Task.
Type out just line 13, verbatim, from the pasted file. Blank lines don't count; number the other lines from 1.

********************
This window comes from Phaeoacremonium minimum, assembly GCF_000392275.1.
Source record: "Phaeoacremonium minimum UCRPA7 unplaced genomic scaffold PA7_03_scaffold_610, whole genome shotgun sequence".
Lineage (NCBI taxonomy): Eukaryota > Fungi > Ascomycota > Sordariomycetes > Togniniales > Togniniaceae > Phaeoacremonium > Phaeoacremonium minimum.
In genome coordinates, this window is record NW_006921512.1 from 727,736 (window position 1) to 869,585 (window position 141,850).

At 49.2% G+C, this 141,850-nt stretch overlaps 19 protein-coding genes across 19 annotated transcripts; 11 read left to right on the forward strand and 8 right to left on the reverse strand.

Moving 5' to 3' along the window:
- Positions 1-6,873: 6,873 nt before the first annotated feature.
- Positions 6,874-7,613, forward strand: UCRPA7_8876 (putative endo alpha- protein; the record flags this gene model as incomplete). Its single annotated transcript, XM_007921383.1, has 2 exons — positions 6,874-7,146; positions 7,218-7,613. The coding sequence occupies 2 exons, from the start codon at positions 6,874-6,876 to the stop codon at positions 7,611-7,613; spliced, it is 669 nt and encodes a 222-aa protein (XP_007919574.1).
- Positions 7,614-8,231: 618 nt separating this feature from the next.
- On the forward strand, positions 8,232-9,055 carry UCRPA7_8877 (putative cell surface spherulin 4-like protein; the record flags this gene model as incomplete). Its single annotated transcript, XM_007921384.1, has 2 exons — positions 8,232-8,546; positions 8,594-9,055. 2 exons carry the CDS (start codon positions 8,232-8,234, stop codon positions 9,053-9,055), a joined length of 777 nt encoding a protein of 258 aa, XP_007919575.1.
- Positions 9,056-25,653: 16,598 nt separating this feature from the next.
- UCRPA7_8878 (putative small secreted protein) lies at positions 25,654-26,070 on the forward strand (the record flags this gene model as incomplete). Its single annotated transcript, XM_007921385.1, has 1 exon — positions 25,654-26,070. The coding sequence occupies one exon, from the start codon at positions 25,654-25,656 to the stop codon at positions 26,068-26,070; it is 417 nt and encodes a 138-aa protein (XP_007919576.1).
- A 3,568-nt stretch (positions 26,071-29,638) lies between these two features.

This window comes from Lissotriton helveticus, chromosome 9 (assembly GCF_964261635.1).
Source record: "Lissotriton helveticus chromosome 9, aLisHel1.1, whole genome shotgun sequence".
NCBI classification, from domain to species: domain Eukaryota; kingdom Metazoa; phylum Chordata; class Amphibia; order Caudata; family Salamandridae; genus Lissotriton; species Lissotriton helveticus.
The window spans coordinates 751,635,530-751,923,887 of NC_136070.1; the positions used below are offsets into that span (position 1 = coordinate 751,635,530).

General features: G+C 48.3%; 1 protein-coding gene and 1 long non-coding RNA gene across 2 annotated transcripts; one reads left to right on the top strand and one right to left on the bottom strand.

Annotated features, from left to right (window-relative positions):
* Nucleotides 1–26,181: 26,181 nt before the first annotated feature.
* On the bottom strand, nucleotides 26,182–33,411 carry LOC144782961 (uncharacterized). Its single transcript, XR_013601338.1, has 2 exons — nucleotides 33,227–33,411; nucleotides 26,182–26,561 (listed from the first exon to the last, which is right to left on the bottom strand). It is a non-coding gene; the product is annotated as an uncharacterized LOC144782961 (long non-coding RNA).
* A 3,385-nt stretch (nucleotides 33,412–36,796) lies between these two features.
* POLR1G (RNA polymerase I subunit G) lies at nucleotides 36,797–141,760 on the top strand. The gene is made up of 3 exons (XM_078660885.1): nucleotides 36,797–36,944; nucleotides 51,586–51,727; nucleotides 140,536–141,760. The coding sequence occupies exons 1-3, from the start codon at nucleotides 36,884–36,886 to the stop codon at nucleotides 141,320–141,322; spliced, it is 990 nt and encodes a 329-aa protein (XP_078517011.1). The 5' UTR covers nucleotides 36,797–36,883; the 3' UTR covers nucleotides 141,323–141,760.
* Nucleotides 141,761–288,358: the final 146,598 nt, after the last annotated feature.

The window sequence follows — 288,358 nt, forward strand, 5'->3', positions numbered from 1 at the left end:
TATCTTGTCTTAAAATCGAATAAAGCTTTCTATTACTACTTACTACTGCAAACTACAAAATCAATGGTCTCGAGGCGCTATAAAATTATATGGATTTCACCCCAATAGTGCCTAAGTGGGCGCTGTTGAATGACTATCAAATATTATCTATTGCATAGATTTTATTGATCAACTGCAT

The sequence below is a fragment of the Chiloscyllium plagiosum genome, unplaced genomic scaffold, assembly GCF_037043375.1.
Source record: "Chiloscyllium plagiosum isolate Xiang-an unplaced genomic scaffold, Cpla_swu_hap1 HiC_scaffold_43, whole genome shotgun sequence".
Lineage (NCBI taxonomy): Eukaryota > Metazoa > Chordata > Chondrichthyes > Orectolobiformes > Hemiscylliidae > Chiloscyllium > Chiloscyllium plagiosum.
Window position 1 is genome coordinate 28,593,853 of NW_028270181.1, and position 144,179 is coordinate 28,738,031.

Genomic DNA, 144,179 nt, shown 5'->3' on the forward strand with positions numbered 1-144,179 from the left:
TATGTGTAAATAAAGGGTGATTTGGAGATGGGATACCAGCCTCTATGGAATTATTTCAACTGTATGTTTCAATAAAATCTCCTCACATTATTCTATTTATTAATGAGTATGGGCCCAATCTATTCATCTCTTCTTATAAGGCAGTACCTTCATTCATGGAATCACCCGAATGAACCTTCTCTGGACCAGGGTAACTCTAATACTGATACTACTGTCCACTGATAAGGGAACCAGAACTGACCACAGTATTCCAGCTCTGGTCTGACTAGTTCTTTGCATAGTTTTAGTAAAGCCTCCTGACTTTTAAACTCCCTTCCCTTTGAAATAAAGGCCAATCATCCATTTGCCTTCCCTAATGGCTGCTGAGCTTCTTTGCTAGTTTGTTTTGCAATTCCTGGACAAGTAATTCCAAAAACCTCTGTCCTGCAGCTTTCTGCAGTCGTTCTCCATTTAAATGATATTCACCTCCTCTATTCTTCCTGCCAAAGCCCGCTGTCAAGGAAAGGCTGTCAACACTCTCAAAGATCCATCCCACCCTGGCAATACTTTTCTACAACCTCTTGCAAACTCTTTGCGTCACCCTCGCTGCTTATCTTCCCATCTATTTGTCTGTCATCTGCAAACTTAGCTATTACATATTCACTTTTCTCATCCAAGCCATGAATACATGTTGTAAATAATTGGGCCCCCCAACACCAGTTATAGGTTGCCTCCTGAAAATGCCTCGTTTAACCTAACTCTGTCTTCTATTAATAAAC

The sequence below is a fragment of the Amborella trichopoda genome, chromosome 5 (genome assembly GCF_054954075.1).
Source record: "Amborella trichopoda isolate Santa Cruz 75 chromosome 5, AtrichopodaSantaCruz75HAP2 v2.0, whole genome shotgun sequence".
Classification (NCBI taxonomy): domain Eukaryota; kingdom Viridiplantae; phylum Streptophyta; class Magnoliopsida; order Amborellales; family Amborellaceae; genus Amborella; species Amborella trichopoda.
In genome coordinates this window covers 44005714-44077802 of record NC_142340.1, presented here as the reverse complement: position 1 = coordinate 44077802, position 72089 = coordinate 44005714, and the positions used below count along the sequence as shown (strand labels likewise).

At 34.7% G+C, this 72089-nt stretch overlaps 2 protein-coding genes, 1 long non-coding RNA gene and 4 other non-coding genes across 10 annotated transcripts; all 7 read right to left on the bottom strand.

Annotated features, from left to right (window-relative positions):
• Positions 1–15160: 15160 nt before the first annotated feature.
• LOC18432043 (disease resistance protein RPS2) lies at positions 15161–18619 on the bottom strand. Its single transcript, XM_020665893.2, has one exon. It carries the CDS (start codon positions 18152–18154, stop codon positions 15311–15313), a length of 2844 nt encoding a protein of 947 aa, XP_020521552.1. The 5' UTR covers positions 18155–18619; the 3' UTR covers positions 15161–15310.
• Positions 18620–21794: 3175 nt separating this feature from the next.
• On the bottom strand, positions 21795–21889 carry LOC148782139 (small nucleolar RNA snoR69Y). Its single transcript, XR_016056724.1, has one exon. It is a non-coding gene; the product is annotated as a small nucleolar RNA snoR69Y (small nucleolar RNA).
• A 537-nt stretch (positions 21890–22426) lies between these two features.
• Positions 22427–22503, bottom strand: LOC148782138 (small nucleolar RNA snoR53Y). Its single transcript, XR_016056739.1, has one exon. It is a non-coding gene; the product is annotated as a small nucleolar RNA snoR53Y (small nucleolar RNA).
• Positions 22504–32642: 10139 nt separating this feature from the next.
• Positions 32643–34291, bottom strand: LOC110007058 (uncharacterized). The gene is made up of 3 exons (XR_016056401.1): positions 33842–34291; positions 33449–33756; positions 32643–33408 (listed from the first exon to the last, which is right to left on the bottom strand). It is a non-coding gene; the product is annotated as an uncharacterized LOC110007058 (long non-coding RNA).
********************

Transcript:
- A 3,568-nt stretch (positions 26,071-29,638) lies between these two features.